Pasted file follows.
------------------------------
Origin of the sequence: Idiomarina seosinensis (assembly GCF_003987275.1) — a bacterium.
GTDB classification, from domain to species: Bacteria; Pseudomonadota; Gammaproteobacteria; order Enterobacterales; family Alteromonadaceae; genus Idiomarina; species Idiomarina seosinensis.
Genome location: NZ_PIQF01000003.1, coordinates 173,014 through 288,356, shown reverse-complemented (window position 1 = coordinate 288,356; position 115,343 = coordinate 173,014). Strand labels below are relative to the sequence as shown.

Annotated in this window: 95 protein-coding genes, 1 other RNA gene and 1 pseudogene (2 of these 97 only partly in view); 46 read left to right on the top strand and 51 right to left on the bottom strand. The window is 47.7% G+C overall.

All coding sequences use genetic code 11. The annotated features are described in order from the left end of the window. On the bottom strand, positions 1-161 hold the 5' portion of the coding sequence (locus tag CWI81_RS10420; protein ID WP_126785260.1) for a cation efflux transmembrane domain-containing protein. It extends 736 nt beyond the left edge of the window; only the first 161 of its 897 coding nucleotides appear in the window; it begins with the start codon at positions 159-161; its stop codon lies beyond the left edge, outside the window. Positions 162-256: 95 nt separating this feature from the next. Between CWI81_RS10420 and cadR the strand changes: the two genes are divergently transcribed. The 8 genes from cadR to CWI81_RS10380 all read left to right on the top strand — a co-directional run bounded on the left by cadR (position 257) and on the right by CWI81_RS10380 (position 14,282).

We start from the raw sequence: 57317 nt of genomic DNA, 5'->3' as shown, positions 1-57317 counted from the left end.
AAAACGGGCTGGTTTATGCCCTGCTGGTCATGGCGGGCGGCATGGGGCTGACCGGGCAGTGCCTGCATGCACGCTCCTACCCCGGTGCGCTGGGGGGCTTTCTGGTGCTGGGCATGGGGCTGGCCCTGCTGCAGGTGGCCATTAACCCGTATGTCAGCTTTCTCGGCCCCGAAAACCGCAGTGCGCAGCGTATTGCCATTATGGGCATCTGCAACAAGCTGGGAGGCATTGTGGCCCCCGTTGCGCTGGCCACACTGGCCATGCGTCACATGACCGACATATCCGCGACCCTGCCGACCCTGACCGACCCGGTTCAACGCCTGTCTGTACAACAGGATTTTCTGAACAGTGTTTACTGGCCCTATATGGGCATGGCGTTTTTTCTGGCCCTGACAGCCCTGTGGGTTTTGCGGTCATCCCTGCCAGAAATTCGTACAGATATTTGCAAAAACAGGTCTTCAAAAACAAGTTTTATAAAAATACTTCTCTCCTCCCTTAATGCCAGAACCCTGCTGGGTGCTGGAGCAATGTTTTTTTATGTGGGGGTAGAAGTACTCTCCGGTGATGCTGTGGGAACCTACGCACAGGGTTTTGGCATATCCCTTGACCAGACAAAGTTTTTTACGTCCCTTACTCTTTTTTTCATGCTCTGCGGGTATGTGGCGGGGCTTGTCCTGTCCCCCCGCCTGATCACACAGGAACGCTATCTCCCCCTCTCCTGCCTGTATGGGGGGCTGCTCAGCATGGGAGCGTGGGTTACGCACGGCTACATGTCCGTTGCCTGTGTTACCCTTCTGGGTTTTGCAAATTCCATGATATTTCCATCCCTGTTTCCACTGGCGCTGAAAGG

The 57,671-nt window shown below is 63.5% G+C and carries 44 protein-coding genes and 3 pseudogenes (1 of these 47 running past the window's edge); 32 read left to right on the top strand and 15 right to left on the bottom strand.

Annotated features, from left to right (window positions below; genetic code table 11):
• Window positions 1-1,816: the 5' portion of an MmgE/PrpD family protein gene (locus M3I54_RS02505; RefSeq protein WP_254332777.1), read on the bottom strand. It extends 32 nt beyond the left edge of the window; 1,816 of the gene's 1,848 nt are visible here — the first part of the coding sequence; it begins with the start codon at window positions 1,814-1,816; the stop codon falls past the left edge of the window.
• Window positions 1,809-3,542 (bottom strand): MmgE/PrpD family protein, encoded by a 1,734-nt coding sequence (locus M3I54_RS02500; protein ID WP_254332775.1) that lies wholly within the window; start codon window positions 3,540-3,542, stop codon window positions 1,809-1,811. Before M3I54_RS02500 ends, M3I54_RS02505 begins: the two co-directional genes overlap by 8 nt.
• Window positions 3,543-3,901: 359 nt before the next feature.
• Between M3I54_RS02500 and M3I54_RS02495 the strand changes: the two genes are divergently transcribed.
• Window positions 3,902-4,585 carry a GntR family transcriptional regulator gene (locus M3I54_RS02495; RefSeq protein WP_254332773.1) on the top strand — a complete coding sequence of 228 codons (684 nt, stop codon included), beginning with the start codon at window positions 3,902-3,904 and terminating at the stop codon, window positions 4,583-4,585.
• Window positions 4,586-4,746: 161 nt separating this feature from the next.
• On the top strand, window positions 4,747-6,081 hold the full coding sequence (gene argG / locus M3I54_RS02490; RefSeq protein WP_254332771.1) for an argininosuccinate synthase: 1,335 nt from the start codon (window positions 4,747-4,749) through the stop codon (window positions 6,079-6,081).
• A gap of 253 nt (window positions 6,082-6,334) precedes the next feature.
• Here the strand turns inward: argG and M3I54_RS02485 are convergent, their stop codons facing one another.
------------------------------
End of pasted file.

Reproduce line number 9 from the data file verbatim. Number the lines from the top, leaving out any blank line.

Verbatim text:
Annotated features, from left to right (window positions below; genetic code table 11):